There is very light tension in A Prairie Home Companion regarding Lola’s connection and eventual acceptance of her mother and also whether or not a miracle will occur that might save the show but, really, it comes as no surprise to the audience when that miracle does not materialize. But most of the film is spent on figuring out just how to say goodbye with equal parts sadness and joy, never too much of one in expense of the other. A Prairie Home Companion is more or less what we would love for our funerals to be like; only a modicum of tears amid an incredible celebration of the natural cycle of life.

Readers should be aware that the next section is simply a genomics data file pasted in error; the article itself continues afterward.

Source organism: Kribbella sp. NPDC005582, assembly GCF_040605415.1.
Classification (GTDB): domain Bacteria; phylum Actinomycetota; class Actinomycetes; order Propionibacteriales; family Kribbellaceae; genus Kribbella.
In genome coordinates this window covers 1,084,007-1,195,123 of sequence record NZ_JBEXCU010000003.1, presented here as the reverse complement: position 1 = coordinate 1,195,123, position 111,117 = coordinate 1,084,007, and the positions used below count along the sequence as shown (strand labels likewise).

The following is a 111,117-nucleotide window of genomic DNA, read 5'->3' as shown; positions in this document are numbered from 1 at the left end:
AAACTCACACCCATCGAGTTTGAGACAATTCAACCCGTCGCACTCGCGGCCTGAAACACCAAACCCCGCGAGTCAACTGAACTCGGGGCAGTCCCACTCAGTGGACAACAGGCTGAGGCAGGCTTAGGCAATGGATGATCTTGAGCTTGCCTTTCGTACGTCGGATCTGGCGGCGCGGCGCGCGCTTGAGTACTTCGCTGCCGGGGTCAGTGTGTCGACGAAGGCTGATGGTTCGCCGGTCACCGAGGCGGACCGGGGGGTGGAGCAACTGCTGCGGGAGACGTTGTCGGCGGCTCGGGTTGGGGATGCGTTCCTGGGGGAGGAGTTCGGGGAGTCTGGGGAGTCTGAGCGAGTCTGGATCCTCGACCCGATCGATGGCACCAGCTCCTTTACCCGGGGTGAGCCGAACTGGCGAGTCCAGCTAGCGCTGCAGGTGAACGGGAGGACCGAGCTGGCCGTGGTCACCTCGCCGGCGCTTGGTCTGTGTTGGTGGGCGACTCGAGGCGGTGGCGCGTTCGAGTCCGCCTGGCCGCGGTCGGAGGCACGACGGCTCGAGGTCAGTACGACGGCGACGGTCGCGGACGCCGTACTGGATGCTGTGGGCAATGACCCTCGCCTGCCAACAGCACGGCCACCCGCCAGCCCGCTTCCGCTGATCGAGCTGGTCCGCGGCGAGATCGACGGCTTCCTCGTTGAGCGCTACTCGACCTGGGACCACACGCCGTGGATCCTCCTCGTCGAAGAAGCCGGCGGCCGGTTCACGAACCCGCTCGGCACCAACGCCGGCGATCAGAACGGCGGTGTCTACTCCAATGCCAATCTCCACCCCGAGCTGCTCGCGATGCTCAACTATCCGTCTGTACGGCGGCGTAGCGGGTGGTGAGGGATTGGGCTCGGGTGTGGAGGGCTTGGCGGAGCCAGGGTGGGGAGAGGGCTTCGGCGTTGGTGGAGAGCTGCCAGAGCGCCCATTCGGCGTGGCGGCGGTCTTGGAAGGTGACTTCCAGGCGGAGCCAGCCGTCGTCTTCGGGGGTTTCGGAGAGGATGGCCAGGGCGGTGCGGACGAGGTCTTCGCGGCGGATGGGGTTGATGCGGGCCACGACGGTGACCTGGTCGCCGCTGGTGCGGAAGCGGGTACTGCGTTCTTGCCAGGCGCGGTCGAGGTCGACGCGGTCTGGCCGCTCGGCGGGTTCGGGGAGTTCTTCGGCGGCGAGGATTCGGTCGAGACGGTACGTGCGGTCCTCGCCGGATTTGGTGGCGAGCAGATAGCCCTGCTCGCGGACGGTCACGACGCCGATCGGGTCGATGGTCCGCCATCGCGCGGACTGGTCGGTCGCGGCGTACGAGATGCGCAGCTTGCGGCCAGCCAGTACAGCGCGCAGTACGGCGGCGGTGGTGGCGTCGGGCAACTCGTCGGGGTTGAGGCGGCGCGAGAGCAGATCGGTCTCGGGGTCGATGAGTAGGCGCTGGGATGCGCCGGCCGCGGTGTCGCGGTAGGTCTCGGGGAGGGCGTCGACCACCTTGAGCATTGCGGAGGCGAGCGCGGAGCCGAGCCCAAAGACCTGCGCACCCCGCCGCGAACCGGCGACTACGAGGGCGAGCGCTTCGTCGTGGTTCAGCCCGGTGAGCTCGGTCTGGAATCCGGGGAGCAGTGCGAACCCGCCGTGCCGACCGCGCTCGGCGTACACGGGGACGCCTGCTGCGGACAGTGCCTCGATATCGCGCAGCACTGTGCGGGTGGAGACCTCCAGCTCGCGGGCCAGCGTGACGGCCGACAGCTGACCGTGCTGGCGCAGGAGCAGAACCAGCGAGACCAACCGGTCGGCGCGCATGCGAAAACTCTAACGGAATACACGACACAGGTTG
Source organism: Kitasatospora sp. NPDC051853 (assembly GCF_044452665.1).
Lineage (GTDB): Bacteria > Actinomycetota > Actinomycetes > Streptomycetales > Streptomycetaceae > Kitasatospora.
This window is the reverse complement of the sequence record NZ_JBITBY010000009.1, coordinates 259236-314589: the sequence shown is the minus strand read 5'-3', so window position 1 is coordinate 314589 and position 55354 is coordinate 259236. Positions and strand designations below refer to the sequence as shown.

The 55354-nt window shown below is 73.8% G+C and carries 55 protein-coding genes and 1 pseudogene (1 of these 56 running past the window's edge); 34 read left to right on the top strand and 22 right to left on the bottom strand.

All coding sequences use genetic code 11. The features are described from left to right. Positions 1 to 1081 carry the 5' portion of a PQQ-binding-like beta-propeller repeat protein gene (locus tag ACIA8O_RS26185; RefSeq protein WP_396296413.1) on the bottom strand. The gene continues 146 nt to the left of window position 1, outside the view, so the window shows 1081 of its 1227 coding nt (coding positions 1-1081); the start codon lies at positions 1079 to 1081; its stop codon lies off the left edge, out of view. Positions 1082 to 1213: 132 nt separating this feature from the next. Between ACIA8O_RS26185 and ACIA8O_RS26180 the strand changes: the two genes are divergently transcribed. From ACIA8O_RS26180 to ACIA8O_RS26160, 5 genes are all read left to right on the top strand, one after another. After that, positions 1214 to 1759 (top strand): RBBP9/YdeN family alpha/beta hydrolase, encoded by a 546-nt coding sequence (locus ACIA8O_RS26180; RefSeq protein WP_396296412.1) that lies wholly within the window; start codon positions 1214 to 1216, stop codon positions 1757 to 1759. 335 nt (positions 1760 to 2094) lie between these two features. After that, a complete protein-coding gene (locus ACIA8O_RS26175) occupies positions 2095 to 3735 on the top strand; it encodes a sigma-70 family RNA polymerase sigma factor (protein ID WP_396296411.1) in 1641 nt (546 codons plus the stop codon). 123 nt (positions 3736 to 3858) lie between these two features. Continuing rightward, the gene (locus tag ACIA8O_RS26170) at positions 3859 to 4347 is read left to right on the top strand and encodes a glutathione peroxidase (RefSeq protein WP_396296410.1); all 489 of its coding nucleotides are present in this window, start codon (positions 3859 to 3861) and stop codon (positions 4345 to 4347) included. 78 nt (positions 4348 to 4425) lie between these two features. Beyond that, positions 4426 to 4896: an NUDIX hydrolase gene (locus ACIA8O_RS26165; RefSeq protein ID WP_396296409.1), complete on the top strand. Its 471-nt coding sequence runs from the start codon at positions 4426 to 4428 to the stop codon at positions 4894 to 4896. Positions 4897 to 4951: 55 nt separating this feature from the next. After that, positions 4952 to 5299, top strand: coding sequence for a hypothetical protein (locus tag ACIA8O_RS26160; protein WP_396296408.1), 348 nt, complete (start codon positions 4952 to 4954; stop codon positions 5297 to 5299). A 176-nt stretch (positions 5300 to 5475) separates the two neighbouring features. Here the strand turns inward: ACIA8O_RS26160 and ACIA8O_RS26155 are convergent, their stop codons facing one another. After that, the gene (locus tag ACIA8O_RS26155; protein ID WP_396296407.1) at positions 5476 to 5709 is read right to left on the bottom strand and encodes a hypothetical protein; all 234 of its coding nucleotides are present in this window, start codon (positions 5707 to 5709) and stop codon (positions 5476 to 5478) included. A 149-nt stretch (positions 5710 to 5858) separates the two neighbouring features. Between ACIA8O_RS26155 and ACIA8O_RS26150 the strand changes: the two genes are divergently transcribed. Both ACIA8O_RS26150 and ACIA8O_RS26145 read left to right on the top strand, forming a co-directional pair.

Probably the biggest juxtaposition in the film is between the Johnson Sisters and the Soderbergs, the monied family who is selling the radio station and getting out of the rat race. With the Johnsons, we find out so much about their life just through their idle conversation. Some of it is truly tragic but the way it’s relayed has a spirit of life; bad things happen to good people as easily as good things happen to bad people. The Soderberghs likewise represent a certain hard truth in life: People, even rich ones who have had better luck than the Johnsons, simply don’t last forever and they eventually tire out. While one can hope that the kids will carry on the work that’s been done, there’s just not a whole lot we can do about it when the kids would rather just cash out and not fool with the headaches. But maybe if we can’t necessarily get our kids to carry on our legacy verbatim, we might be able to get them to stop writing songs about suicide and embrace life in all of its ups and downs. That’s a win.